Minister Hamilton-Smith said the state government is working with industry, TAFE SA and other educational institutions to improve much-needed skillsets and career opportunities for the cyber security sector. “Working closely with industry and educational institutions, we will ensure our young people are equipped with cyber security skills and are aware of the high-tech career opportunities in cyber security right here in SA,” he told attendees.

South Australia is home to some of the world’s most complex and sophisticated defence projects and firms with cyber-ready capabilities give themselves a competitive edge to win supply chain work for upcoming defence programs.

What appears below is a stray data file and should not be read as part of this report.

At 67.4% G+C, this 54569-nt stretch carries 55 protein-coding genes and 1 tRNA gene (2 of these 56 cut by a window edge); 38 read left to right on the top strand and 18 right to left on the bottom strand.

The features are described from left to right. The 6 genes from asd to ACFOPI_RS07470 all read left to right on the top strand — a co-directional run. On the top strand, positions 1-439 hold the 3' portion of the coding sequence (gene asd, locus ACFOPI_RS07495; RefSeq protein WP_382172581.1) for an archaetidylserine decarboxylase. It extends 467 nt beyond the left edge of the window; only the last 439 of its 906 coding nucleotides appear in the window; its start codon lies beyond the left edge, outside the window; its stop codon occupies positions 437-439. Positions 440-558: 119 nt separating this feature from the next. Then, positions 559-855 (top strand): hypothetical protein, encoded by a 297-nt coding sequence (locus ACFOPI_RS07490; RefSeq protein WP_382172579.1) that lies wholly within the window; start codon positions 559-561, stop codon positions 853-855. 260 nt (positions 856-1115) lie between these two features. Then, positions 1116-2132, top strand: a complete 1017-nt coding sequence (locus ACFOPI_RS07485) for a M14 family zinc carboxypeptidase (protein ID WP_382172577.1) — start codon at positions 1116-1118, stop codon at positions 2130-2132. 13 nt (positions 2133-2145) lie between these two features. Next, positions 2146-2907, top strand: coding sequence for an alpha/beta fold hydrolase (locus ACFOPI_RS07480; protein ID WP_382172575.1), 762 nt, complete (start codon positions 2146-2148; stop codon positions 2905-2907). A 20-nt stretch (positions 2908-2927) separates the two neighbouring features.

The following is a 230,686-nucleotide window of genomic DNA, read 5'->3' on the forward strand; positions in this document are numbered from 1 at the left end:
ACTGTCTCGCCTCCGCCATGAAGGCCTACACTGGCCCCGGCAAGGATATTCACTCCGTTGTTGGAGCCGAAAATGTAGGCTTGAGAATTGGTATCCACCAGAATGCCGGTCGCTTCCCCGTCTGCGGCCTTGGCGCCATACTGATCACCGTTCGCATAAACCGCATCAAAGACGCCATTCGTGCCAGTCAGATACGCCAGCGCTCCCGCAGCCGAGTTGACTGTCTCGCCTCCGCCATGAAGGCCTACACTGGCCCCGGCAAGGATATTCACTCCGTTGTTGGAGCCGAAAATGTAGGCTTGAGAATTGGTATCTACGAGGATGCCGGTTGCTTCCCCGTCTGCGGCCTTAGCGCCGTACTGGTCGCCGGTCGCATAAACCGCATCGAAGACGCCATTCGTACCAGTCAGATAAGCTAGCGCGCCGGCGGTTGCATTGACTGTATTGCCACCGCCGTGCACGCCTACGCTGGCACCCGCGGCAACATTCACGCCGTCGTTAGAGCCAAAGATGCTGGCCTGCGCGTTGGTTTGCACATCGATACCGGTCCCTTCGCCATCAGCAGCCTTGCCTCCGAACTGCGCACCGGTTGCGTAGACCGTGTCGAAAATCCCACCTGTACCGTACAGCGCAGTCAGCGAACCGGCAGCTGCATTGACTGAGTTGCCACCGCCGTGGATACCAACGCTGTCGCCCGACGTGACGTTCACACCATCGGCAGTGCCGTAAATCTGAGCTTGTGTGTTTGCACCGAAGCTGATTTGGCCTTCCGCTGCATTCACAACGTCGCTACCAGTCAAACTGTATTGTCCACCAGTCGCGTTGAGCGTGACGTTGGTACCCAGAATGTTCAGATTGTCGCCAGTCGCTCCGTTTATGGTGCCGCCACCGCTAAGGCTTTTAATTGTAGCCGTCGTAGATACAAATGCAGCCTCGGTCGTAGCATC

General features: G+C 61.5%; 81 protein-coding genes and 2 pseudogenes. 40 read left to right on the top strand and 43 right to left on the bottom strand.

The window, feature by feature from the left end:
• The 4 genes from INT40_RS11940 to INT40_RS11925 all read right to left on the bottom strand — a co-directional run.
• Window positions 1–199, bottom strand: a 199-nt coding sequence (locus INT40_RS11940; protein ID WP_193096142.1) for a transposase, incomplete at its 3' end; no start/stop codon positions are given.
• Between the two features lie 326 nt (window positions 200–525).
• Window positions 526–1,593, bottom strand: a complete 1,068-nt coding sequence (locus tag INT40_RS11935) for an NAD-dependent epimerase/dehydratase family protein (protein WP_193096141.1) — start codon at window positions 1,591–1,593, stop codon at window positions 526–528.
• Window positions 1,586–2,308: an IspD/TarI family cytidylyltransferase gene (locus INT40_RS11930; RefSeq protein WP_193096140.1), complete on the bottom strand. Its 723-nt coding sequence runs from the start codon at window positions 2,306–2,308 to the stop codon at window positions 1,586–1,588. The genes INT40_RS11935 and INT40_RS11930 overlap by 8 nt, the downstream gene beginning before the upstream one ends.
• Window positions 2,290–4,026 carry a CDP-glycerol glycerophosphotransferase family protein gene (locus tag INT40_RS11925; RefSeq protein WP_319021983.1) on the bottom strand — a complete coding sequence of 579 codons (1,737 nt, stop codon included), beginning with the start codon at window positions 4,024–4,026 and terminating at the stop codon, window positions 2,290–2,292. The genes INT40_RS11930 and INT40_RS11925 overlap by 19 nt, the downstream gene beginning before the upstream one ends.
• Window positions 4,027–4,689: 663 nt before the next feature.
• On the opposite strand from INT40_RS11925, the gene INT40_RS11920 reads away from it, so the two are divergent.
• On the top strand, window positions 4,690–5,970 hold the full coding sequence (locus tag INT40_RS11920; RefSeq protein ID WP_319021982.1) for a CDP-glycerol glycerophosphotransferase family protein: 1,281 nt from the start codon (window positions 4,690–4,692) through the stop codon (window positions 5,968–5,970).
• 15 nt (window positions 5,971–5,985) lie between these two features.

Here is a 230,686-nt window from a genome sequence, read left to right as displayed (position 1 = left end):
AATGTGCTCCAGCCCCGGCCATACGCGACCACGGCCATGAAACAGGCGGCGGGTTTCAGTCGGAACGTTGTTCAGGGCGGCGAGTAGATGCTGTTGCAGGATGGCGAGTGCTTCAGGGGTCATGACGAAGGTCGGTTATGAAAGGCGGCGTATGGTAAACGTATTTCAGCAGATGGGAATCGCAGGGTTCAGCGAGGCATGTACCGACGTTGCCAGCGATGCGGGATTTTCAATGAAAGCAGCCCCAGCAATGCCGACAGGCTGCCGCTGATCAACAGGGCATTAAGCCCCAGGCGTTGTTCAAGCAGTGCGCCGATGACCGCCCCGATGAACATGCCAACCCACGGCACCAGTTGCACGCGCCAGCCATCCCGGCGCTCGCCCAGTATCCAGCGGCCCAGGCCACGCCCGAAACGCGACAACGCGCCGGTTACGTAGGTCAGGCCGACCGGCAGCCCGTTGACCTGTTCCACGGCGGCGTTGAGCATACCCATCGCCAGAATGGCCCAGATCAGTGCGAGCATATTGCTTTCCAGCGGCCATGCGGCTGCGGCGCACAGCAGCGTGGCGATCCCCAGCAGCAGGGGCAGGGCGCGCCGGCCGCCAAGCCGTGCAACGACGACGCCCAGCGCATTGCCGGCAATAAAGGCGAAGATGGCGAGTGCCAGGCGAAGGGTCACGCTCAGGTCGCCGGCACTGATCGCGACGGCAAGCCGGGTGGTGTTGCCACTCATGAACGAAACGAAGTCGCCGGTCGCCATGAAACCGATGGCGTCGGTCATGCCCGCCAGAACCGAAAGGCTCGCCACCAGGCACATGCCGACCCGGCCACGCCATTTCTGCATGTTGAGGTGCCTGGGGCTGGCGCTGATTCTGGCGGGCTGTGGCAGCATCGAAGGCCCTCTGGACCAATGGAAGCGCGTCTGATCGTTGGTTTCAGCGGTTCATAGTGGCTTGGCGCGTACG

The state is an increasingly important centre for defence-related cyber security. Earlier this year global technology giant NEC Australia opened a $4.38 million Global Security Intelligence Centre (GSIC) in Adelaide to address growing global demand. Melbourne Cyber security company VeroGuard Systems recently announced plans to build an advanced manufacturing facility in Adelaide’s northern suburbs and create almost 600 new jobs in its first three years. The State Government is contributing just over $6 million to the project through its Economic Investment Fund and expects many former Holden workers to find employment at the centre.